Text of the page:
The remaining songs on Live at The Gaslight 1962 show off the young Dylan's already-broad knowledge of traditional folk songs. These include, among others, “The Cuckoo”, which was recorded as early as the 1920s by western North Carolina banjo musician Clarence Ashley; “Moonshiner”, a traditional song that had also been performed by Irish folksters The Clancy Brothers (playing together with Pete Seeger) as well as by Appalachian folk singer Roscoe Holcomb; and “Barbara Allen” LINK, described by music historian Dave Marsh as “the most widespread folk song in the English language.”
Even before the release of the official album, the recordings of the October 1962 cafe performances were well-reviewed. According to bobsboots.com, a website devoted to documenting Dylan bootlegs, the Gaslight recordings are considered “a ‘must have’ to any serious collection.”In preparation for the 2005 Columbia release, the recordings were re-engineered, rendering the songs “considerably clearer than their bootleg versions,” according to music critic William Ruhlmann, yet still retaining “their unofficial quality, with occasional flaws.” Entertainment Weekly's David Browne gave the Columbia issue an A- grade, stating, “Gaslight is a spellbinding reminder that Dylan was never a typical folkie (or typical anything, for that matter.)” Sean Wilentz, who wrote the liner notes for the CD (and which he would much expand on in his 2010 book Dylan in America), notes that, “for all of its unpretentious, even impromptu qualities,” the Gaslight recordings show “how greatly and rapidly Dylan's creativity was growing.”
The choice to release the Gaslight recordings initially through an exclusive deal with the corporate coffee giant Starbucks outraged some fans, who cited this as one more example of Dylan “selling out.” [ citation needed ]Many music retailers were upset as well, since Starbucks had exclusive rights to sell the release CD for 18 months. Large music retailer HMV Canada responded by pulling all Bob Dylan products off their shelves in protest. (HMV Canada had taken a similar stance with the Starbucks-exclusive release of Alanis Morissette's "Jagged Little Pill Acoustic", removing all of the artist's catalog from their shelves.) Afterwards, in order to appease frustrated HMV customers, Columbia offered the Live at The Gaslight 1962 CD as a free giveaway with any Bob Dylan purchase at HMV stores.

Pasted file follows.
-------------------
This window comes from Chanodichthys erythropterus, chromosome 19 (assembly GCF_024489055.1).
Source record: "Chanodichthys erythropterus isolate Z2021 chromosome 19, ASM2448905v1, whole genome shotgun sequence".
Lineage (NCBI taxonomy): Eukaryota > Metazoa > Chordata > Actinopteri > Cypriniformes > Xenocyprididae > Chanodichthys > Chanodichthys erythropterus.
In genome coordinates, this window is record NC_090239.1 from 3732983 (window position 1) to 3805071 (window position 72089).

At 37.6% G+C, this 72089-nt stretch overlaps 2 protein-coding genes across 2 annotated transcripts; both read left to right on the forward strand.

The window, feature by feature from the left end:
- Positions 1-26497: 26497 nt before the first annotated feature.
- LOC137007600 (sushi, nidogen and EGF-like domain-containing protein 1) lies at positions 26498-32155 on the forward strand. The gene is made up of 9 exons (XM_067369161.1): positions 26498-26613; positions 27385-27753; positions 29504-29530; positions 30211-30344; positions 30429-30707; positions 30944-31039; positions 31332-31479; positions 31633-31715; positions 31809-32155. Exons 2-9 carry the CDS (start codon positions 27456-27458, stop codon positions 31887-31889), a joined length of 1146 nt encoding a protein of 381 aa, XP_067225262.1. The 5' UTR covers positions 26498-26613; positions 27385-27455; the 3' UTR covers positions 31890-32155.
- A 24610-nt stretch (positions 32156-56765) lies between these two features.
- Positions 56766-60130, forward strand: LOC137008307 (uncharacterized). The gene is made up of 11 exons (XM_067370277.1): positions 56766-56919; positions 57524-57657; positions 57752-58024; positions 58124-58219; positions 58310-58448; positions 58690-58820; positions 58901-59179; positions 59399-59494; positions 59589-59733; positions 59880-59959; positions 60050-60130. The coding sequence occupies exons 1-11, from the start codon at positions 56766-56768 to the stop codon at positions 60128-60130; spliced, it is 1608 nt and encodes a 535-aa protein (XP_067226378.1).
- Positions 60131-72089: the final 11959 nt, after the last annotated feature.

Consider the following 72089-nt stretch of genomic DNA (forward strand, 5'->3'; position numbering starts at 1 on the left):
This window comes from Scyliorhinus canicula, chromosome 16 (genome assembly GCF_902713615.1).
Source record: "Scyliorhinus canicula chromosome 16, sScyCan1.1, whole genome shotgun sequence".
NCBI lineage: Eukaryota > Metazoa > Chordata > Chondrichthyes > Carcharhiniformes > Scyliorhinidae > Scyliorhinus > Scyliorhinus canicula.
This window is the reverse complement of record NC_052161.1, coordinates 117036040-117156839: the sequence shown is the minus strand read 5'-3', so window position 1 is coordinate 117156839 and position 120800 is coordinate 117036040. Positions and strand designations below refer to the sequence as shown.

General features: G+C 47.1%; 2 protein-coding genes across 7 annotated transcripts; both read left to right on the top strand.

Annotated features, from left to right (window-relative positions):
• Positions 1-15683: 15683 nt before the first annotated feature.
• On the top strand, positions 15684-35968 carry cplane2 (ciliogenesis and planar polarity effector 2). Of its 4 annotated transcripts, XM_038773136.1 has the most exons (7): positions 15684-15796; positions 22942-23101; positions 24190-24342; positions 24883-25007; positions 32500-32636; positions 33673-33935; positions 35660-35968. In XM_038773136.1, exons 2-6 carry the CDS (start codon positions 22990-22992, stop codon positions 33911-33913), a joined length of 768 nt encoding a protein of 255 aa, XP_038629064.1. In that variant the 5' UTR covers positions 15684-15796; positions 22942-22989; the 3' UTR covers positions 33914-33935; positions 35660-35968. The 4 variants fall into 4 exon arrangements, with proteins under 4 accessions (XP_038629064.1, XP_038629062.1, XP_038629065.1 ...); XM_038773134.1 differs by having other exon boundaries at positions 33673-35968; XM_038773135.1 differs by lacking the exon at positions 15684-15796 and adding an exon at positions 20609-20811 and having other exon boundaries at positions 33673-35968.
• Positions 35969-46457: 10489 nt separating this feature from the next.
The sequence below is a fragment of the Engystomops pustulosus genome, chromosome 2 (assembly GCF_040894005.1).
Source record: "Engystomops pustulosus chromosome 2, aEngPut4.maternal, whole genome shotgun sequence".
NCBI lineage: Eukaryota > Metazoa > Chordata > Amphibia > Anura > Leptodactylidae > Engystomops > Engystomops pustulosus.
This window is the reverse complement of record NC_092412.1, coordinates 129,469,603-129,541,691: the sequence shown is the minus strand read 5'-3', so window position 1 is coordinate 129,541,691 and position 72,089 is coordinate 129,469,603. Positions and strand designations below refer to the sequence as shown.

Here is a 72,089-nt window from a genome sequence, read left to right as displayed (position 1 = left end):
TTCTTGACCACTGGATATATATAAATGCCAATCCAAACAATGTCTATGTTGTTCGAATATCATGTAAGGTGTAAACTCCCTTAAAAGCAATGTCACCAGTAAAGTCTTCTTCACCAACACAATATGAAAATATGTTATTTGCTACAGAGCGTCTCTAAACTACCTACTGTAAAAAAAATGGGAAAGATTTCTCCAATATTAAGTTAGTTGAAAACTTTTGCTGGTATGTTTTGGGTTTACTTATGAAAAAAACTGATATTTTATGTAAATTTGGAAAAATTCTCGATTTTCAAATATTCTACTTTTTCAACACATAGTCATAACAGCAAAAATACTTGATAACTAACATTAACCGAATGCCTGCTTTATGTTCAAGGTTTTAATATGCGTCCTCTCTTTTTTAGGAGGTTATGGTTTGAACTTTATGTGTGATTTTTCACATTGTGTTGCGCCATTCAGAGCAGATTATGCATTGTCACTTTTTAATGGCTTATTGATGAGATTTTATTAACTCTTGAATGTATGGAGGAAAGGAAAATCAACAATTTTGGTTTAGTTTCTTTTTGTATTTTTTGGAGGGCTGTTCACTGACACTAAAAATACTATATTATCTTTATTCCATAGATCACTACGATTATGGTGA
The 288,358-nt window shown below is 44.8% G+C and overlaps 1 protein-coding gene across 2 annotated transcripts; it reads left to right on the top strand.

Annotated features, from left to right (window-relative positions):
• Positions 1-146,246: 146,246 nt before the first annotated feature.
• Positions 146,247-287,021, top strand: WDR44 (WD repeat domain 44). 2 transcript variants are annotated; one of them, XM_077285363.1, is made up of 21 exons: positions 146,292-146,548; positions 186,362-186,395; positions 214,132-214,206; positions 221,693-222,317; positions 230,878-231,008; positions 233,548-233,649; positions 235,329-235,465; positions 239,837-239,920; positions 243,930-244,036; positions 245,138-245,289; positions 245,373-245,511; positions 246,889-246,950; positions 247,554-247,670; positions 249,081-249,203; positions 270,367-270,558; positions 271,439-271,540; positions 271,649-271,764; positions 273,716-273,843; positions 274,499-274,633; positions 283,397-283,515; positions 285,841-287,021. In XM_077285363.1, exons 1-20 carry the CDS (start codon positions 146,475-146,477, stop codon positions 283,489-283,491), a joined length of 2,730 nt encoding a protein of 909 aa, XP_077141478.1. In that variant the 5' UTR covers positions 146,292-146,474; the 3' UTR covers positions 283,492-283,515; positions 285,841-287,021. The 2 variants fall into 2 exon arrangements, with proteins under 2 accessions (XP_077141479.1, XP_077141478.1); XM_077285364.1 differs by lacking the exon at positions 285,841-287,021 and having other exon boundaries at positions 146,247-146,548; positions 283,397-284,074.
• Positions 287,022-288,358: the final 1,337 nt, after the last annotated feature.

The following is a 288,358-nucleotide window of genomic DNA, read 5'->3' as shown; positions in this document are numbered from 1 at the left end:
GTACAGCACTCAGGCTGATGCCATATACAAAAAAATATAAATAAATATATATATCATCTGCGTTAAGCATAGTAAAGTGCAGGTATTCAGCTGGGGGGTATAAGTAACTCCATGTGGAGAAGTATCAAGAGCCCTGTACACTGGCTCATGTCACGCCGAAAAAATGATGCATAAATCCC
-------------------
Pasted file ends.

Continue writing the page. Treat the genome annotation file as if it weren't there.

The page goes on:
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Bob Dylan is the debut studio album by American singer-songwriter Bob Dylan, released on March 19, 1962 by Columbia Records. The album was produced by Columbia's legendary talent scout John H. Hammond, who had earlier signed Dylan to the label, a decision which was at the time controversial. The album primarily features folk standards, but also includes two original compositions, "Talkin' New York" and "Song to Woody". The latter was an ode to Woody Guthrie, a major influence in Dylan's early career.
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Bob Dylan is an American singer-songwriter, author and visual artist. Often regarded as one of the greatest songwriters of all time, Dylan has been a major figure in popular culture for more than 50 years. Much of his most celebrated work dates from the 1960s, when songs such as "Blowin' in the Wind" (1963) and "The Times They Are a-Changin'" (1964) became anthems for the civil rights and anti-war movements. His lyrics during this period incorporated a range of political, social, philosophical, and literary influences, defying pop music conventions and appealing to the burgeoning counterculture.
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Bob Dylan is an American musician, singer-songwriter, music producer, artist, and writer. He has been an influential figure in popular music and culture for more than five decades. Much of his most celebrated work dates from the 1960s when he was an informal chronicler and a seemingly reluctant figurehead of social unrest.